A virtual colloquium presented by OCDE on Tuesday shared the personal stories, insight and historical perspectives of six distinguished Native American scholars and leaders.
Hosted by Orange County Superintendent of Schools Dr. Al Mijares in celebration of Native American Heritage Month, the event marked the latest in a series of online forums reflecting the theme “Know My Name, Face and Story.”
Over the span of about 90 minutes, panelists highlighted the histories, cultures and contributions of the first peoples of Orange County and the United States while exploring how educational systems can more purposely meet the needs of Indigenous students. Toward the end, the speakers responded to questions submitted from an audience that included educators, parents and community members.
Native American Heritage Month dates back to 1990, when President George H. W. Bush approved a joint resolution designating November as “National American Indian Heritage Month.” Similar proclamations have been issued each year since 1994.
You can watch the entire colloquium above. And here’s more about the event’s featured speakers:
Paul Apodaca, Ph.D.
Associate Professor Emeritus of Sociology
Dr. Paul Apodaca is an associate professor of sociology and American studies at Chapman University, specializing in folklore, mythology, American Indian studies and California, Southwestern and Mexican culture.
Along with serving as the former editor of the Journal of California and Great Basin Anthropology, he is a founding consultant for the Smithsonian Institution’s National Museum of the American Indian. His research has helped to preserve and continue American Indian music in California.
Dr. Apodaca was also part of a team that won an Academy Award in 1985 for the feature documentary “Broken Rainbow,” and he was curator of the Folk Art, American Indian, California and Orange County history collections of the Bowers Museum for 17 years.
William Bauer, Ph.D.
Director, American Indian and Indigenous Studies
Professor, Department of History,
University of Nevada, Las Vegas
Dr. William (Willy) Bauer is a citizen of the Round Valley Reservation in Northern California and a professor of history at the University of Nevada, Las Vegas, where he offers classes on American Indian history, the history of American Indian gaming and the American West.
Dr. Bauer is also UNLV’s faculty liaison to the Newberry Library’s Consortium on American Indian Studies and the author of such books as “California Through Native Eyes: Reclaiming History” and “’We Were All Like Migrant Workers Here’: Work, Community and Memory on California’s Round Valley Reservation.” He is currently writing a history of California Indians and working on a family biography based on the life of his great-grandfather.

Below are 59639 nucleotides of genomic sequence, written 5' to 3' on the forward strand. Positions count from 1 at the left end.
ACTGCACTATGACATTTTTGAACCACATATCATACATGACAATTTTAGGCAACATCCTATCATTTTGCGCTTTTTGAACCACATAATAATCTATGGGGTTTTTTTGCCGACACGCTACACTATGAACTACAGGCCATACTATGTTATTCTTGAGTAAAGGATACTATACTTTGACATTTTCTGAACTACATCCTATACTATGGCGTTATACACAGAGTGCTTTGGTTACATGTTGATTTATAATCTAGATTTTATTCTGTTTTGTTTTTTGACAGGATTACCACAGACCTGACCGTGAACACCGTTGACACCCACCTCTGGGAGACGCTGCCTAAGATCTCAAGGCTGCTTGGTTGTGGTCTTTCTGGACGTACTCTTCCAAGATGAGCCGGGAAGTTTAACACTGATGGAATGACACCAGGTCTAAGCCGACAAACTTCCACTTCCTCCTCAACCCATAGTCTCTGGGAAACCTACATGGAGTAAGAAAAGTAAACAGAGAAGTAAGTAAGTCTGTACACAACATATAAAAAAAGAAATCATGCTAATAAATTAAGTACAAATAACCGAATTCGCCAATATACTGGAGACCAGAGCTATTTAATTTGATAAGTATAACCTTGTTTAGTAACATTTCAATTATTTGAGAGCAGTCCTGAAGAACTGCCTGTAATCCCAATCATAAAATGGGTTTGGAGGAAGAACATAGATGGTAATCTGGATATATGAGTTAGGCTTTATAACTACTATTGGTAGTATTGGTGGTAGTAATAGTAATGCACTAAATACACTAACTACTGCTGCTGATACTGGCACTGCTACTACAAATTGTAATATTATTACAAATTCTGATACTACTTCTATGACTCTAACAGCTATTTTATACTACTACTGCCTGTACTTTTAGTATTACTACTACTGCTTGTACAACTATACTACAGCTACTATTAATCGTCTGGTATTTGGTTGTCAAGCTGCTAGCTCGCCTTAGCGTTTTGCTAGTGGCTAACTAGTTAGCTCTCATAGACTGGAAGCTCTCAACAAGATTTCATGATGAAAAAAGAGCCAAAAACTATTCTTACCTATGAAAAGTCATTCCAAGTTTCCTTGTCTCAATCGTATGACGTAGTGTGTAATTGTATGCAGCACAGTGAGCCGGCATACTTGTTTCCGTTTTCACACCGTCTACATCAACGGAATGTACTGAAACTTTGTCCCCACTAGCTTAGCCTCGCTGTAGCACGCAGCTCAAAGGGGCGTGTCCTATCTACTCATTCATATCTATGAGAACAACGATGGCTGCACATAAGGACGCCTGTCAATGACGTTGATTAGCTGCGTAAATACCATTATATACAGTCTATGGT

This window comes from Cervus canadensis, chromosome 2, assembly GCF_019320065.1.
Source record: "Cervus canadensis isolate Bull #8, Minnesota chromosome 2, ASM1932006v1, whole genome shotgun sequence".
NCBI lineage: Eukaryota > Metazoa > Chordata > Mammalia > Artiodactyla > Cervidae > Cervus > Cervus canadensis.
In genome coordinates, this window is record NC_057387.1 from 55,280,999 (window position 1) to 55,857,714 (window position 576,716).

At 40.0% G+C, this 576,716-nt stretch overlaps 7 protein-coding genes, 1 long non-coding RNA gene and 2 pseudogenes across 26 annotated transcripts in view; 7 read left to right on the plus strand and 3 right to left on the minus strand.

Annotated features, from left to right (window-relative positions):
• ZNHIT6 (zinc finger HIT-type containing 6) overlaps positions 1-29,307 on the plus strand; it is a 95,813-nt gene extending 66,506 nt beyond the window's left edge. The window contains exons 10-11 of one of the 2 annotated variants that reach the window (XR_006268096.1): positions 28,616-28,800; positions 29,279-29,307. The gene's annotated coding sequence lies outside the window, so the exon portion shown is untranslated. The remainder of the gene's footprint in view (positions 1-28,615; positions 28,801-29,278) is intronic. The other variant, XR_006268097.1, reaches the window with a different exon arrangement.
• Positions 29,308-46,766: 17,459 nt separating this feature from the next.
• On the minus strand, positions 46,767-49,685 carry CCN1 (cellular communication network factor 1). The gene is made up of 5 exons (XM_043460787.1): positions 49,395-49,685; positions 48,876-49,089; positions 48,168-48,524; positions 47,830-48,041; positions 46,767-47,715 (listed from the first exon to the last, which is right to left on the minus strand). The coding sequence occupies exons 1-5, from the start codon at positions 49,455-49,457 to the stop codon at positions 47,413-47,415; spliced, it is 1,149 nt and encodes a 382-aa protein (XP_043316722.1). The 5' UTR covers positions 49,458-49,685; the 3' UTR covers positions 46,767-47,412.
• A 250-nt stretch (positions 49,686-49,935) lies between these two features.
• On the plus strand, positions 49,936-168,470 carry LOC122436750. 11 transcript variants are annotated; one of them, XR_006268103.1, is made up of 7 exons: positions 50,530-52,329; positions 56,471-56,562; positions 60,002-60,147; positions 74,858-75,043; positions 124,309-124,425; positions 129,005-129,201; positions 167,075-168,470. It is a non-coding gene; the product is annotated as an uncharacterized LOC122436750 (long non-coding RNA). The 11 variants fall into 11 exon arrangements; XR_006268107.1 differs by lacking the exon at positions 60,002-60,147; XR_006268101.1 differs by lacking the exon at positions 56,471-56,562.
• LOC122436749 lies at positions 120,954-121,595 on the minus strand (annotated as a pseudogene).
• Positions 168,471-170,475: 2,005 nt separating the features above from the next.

Mary Crist, Ed.D. (Blackfeet)
Former Dean, Metcalf School of Education, California Baptist University
Coordinator of Indigenous Theological Education for The Episcopal Church
Dr. Mary Crist is the former Dean of the Metcalf School of Education at California Baptist University, where she served for 27 years before retiring in 2019.
Dr. Crist has been active in Indigenous Ministry in The Episcopal Church for many years. She currently serves as the church’s Indigenous Theological Education Coordinator, working with the clergy and lay leaders serving Indigenous dioceses and congregations to equip them for congregational ministry and leadership, discernment and ordination processes, and continuing education programs.
Amanda Cheromiah, Ph.D.
Pueblo of Laguna
Director, Native SOAR (Student Outreach, Access & Resiliency)
University of Arizona
Dr. Amanda Cheromiah is from the village of Paguate, located on the homelands of Laguna Pueblo in New Mexico. As an educator, mentor and sister, she helps build the confidence of Indigenous youth through storytelling, photography and videography.
Dr. Cheromiah cares deeply about giving back to her Indigenous community and transforming spaces through visual narratives, Indigenous-focused scholarship and methodologies. She has served Native SOAR, an Indigenous-focused multigenerational mentorship program at the University of Arizona, for more than 10 years.
Direct descendant of the Juaneno/Acjachemen Tribe
Native and historian of San Juan Capistrano
Jerry Nieblas is a direct descendant of the Juaneno/Acjachemen Tribe and a direct descendant of Early Californio Rancho Yorba and Rios Familia. A native and historian of San Juan Capistrano, he serves as president on the Capistrano Historical Alliance Committee Board of Directors.
He also serves as caretaker and guardian of the Old Mission Historic Cemetery.
Student Body President at Vanguard University
Member of the Navajo Nation
As a member of the Navajo Nation from Navajo Mountain in Arizona, Matthew Holgate serves as student body president at Vanguard University of Southern California, where he is completing his bachelor’s degree in communication with an emphasis in emerging media and technology. He is also pursuing minors in journalism and digital media, as well as religion, and he’s earning a certificate in anti-human trafficking.
Holgate, a senior, is an intern with Vanguard’s Global Center for Women and Justice, which focuses on human trafficking prevention and education. He plans to pursue a career in higher education while continuing to bring anti-human trafficking awareness and resources to Native American people.